Four York professors have been awarded Ontario Early Researcher Awards valued at $140,000. The announcement was made by Ontario’s Ministry of Research and Innovation. York University’s research investment of $50,000 each will match funds for the award.
The Early Researcher Awards program helps recently appointed researchers make new discoveries while creating jobs for graduate and undergraduate students, postdoctoral fellows and research assistants.
“I would like to congratulate our early researcher awards recipients on their achievements,” said Robert Haché, York’s vice-president research & innovation. “The funding provided by the ministry will help to provide them with the resources to continue to build their innovative research programs.”
Professor Farah Ahmad of the School of Health Policy and Management in the Faculty of Health will examine wait-room interactive eHealth for mental health. Timely detection and access to care for prevalent mental health illnesses remains a challenge despite availability of effective treatments. Social stigma associated with mental health illnesses leads to a delay in communicating concerns to a clinician, who reports time constraints in medical consults to identify early cues of compromised mental health. In collaboration with multiple primary care sites, the proposed research will determine whether the use of a wait-room interactive computer-assisted screening tool that generates tailored reports for patients and clinicians at the point of care would maximize the clinician detection of, and patient coping with, prevalent mental health illnesses.
Dance Professor Russ Patrick Alcedo of the Faculty of Fine Arts investigates the pivotal role that Philippine folk dance plays in the formation of Filipino identity in the Canadian diaspora. His research project, titled “An Empire Dances Back: Nationalism, Post-coloniality and the Canadian Diaspora through Philippine Folk Dance Traditions,” will look at the Filipino immigrant experience into Canada by way of this expressive cultural form. Ethnographic research among Philippine folk dance companies, multimedia projects and folk dance workshops will be produced. His project can help guide dance curriculum development, art funding policies and multicultural projects that aim for cultural exchange and complex representations of world dance traditions within the province and beyond.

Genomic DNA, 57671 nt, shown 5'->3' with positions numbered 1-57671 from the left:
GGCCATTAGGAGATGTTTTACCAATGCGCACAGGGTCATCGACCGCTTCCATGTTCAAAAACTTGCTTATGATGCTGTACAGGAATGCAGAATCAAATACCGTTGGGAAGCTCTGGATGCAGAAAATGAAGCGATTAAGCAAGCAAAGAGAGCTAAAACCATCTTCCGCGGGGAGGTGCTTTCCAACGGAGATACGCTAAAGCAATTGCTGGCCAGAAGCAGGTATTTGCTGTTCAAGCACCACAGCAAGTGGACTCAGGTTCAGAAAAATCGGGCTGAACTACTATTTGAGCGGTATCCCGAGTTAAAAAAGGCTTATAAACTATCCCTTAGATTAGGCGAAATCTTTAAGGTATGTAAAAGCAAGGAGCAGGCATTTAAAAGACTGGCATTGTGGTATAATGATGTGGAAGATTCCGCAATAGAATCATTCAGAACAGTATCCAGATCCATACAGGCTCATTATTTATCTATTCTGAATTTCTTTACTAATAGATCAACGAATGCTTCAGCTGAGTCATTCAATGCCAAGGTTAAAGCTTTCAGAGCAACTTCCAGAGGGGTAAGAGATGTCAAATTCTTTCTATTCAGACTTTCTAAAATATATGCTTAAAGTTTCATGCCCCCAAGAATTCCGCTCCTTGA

Biology Professor Mark Bayfield of the Faculty of Science will examine La and La-related protein function in cellular metabolism and human disease. The normal function of human proteins is to support the healthy growth of cells. However, certain proteins can also play important roles in disease through abnormal participation in other processes. One such family of proteins includes the La and La-related proteins. Many La-associated diseases are of primary importance to Ontarians, including cancer and hepatitis C infection. However, knowledge of the mechanisms by which La proteins abnormally contribute to cancer and viral infection is severely lacking. Bayfield’s project targets this knowledge gap. By enhancing the understanding of how these contribute to disease states, the research aims to identify new therapeutic targets for disease intervention.
Nursing Professor Mary Fox of the Faculty of Health will look at understanding the needs of nurses to improve care for hospitalized older adults. In response to evidence indicating that up to 49 per cent of older adults leave hospital with declines in their functioning, Ontario health authorities committed to developing senior-friendly hospitals. Some hospitals have endorsed a function-focused model of care, yet little is known about nurses’ capacity to provide this care. Through a large provincial survey, this project examines nurses’ educational, role, inter-professional, geriatric resource and leadership needs to provide function-focused care. Informed by the survey results, the project then explores nurses’ recommendations for practical strategies to improve their ability to provide function-focused care and help older adults experience better outcomes during hospitalization.